"It's absolutely right it has to be run like that, almost in military fashion," agrees Roux. "To an extent you very definitely need discipline and you need military order inasmuch as orders are distributed. You must react immediately and deliver the goods."
For a business where individuals are often highlighted (flamboyant chefs and so on), teamwork is important. "Esprit de corps," he laughs. "I don't like to talk especially about chefs because front of house is an integral part of the business and the dining experience."
His line is that kitchen porter - the lowest job in the kitchen - is vital. "You should see what happens when a regular kitchen porter doesn't turn up: the kitchen grinds to a halt," he says. "Everyone's in a bad mood because they can't find anything." Yet there is no real way up the career ladder for kitchen porters, he goes on: "They get the lowest wages but I look after them." Interestingly, while staff turnover at Le Gavroche - and across the catering industry as a whole - is high, one of Roux's four kitchen porters has been with him for 10 years and another for 17. "I respect him for his lowly job," says Roux of the latter. I won't tolerate anybody not respecting him."
Although critics might say Roux's own career could hardly be more different - he was born into a family business and his career took off after he took over the day-to-day running of Le Gavroche from Albert Roux in 1991 - he did serve a number of impeccable apprenticeship at various French establishments. And, in his own training, Roux largely avoided contact with his famous father and uncle: "I wanted to form my own opinions outside the family business," he says.
But while Roux does his best to nurture staff, you sense he thinks nature plays a huge part in how they react to his pressure-cooker environment. "The best ones are born with that little extra, a natural desire, a natural eye," he observes. "In the kitchen, that's an eye for quality and an artistic eye; in the room, it can tell you that the customer wants something before he knows he wants it."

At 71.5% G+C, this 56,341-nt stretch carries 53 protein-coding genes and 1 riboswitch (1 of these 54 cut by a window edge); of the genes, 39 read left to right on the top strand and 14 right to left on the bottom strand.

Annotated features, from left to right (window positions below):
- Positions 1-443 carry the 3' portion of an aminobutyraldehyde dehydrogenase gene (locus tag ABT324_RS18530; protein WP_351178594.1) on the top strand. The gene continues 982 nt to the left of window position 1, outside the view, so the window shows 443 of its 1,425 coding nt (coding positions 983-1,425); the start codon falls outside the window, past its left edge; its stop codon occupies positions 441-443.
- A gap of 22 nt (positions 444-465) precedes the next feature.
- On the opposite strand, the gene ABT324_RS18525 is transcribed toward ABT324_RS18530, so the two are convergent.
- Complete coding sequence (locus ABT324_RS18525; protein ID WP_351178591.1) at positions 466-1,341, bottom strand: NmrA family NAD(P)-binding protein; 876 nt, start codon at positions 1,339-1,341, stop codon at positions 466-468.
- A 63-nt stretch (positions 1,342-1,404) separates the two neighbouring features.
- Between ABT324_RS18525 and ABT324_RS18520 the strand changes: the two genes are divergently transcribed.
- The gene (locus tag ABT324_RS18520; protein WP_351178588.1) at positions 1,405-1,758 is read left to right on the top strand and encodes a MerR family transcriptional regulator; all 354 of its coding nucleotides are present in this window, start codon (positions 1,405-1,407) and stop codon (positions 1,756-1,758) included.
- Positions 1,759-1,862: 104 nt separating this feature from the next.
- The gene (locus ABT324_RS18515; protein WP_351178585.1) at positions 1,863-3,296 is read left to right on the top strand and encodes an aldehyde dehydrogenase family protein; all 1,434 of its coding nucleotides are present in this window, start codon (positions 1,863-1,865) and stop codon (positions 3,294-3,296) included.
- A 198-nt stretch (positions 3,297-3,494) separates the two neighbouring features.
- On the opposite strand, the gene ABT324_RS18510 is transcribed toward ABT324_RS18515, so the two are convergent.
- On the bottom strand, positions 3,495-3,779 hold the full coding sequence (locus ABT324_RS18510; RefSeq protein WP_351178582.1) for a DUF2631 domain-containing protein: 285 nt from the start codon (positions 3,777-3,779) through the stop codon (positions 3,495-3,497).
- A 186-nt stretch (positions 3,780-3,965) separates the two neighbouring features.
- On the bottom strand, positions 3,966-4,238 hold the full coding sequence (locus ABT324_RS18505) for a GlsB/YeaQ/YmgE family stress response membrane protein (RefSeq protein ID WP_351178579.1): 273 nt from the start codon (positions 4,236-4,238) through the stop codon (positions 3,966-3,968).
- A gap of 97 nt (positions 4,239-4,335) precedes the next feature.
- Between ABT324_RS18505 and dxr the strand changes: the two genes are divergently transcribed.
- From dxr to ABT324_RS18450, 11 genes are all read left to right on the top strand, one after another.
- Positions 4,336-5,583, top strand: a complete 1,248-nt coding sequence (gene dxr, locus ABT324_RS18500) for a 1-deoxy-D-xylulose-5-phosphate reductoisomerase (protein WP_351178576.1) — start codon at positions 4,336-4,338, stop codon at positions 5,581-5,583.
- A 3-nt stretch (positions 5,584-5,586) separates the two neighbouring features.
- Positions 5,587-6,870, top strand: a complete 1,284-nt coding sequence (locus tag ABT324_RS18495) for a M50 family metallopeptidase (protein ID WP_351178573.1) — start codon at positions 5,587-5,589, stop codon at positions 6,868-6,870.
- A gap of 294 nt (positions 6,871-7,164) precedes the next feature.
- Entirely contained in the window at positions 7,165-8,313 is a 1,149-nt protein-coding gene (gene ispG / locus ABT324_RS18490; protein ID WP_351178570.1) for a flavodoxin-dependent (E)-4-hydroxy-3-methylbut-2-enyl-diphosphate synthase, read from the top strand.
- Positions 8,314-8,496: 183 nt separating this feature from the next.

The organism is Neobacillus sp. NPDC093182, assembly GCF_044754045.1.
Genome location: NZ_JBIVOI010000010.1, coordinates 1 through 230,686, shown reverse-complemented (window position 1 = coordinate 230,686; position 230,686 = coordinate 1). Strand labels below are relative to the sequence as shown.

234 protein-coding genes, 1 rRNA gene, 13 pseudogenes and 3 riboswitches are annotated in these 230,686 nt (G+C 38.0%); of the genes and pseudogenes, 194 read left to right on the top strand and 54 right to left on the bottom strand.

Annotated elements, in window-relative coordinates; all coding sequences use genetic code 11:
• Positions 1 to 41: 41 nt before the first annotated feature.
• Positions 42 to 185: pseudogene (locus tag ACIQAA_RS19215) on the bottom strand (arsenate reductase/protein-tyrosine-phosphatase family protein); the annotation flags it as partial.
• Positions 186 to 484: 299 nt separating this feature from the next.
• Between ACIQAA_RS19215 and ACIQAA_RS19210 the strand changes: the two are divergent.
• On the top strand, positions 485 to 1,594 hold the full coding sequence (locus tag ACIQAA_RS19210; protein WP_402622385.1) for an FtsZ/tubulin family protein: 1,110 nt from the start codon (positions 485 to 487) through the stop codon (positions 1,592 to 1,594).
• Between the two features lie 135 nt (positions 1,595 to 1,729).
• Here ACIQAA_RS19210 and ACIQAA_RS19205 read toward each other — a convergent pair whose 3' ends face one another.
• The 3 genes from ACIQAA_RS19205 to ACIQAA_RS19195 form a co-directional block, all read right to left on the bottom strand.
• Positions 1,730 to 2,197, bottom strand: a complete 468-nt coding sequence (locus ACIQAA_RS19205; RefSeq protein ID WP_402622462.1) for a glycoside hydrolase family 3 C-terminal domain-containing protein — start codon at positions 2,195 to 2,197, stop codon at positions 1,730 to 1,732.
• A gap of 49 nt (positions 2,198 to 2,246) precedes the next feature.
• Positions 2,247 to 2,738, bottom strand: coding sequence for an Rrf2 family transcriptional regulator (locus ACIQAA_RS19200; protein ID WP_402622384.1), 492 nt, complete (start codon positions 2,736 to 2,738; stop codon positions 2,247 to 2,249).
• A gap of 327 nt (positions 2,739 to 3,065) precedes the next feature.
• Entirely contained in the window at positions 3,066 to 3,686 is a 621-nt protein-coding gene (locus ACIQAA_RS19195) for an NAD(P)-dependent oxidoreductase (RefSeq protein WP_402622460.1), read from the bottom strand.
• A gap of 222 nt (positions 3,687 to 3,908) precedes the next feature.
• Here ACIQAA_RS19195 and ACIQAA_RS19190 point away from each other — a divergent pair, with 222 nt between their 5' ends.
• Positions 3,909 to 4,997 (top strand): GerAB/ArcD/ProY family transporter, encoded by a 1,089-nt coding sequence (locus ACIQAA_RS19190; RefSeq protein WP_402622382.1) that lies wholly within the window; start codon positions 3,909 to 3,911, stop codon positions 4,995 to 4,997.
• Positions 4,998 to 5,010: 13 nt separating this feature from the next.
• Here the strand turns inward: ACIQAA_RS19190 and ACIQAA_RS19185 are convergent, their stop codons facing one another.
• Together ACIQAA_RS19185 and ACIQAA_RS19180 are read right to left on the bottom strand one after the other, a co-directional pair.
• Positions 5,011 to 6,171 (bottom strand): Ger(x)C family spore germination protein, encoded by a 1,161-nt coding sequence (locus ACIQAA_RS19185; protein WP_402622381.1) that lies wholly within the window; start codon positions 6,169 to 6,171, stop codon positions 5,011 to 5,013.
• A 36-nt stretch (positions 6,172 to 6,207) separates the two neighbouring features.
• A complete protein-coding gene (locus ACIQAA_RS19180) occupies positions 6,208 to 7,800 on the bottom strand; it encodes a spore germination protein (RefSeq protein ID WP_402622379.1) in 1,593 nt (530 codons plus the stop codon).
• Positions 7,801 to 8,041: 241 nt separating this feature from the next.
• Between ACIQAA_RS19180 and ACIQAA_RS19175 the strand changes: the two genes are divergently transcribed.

Does that mean he could take someone off the street and make them a chef, or not? "I'd like to think I could," he muses. "But that person would need to work hard."
Quality of service is something that Roux comes back to again and again. Yet from an outsider's perspective the very thing that top chefs want - quality - is in direct contrast to the way restaurants (with their high turnover of staff) actually run. In other words, quality seems to happen despite, rather than because of, the way recruitment works in this environment. "Team leaders: that's where the continuity comes," he says. These are the head chefs and general managers, whose tenure is generally longer, giving them time to impart the quality ethos to the underlings who come and go.
But catering is not a world of benefit packages and sky-high pay deals, and staff engagement levels might be thought of as on the low side - so cash surely cannot be the main motivating factor when it comes to good HR management. "To a certain extent it's money," Roux says slowly. "But it's also the little things: a hug and a bottle of wine, taking them out to dinner, remembering a birthday, that little bit of the personal that says: 'I love you, I really do'. You're employed by me, yes, but I really want you to be here because you're vital. It's something you can't get in chain restaurants."
A hug from someone of Roux's standing probably goes a long way towards making a member of staff forget the long hours and hard work, but it is a reminder that you need to adore the restaurant business to want to be in it. "You've got to have a passion, a real wish to succeed, whether you're in a gastropub, a bistro or a busy brasserie," he says.
All of which means what while TV crews have come knocking at his door, he says he chooses not to flaunt himself like some of his contemporaries. "TV is not my career," he insists. "MastercChef fits exactly my profile and what I want to do: I'm encouraging and teaching youngsters to achieve their goals. My father and uncle championed helping youngsters in our industry," he explains. He clearly wants this to continue and, as one of the gold-standard bearers of the sector, training with Roux is widely seen as top-quality experience.
This may well create some of the UK's next best chefs, but what about his own, more immediate talent management plans? Roux has one daughter, Emily, who is currently at catering college in France. Will she inherit the business too? "Possibly," smiles Roux. "At the moment she says 'I want nothing to do with it', which is fine. But hey, watch this space. Whether she takes over Le Gavroche or not, the family values will still be there."
This article was first published on Human Resources